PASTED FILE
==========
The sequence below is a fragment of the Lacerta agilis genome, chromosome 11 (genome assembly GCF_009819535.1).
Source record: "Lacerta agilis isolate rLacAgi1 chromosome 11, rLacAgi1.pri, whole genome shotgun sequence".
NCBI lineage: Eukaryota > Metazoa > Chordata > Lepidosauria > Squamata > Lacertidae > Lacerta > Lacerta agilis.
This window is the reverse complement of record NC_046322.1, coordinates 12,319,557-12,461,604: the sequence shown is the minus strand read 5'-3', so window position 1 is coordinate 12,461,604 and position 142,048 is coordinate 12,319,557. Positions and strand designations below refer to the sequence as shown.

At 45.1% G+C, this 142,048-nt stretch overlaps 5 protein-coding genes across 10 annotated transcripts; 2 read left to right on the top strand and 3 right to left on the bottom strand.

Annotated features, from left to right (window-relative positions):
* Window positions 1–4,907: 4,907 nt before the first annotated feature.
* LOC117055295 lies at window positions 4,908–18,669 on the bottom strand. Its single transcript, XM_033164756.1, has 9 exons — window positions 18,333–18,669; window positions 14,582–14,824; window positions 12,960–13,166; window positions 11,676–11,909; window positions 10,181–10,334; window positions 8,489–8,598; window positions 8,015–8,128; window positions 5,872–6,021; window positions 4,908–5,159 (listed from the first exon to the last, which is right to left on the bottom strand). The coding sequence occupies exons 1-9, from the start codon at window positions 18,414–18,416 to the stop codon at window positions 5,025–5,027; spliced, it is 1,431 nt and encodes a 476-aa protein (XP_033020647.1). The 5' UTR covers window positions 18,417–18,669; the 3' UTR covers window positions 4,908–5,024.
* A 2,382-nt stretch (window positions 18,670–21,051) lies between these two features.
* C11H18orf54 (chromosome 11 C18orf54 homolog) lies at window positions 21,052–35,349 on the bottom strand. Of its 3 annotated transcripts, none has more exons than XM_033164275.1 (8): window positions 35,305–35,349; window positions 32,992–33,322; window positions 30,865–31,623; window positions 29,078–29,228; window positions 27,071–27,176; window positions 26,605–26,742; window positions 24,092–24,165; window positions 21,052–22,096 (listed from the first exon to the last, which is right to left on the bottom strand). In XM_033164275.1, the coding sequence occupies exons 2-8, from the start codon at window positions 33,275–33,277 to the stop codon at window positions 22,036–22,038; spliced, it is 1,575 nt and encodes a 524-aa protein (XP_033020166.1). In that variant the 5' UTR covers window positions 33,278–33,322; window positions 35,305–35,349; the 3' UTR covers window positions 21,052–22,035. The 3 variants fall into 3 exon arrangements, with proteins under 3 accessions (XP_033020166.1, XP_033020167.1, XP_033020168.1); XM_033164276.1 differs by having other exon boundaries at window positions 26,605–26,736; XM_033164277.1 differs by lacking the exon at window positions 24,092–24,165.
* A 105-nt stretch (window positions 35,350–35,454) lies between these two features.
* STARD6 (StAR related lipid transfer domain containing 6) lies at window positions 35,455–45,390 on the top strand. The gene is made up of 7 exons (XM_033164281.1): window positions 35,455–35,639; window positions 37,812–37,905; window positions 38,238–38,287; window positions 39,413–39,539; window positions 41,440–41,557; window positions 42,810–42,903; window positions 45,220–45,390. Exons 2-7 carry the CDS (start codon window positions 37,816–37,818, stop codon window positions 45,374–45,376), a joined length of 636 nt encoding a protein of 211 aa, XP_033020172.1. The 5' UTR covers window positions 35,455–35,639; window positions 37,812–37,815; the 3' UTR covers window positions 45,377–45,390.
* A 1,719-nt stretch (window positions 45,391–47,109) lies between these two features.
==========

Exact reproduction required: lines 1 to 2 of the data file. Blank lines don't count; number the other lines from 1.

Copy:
The sequence below is a fragment of the Lacerta agilis genome, chromosome 11 (genome assembly GCF_009819535.1).
Source record: "Lacerta agilis isolate rLacAgi1 chromosome 11, rLacAgi1.pri, whole genome shotgun sequence".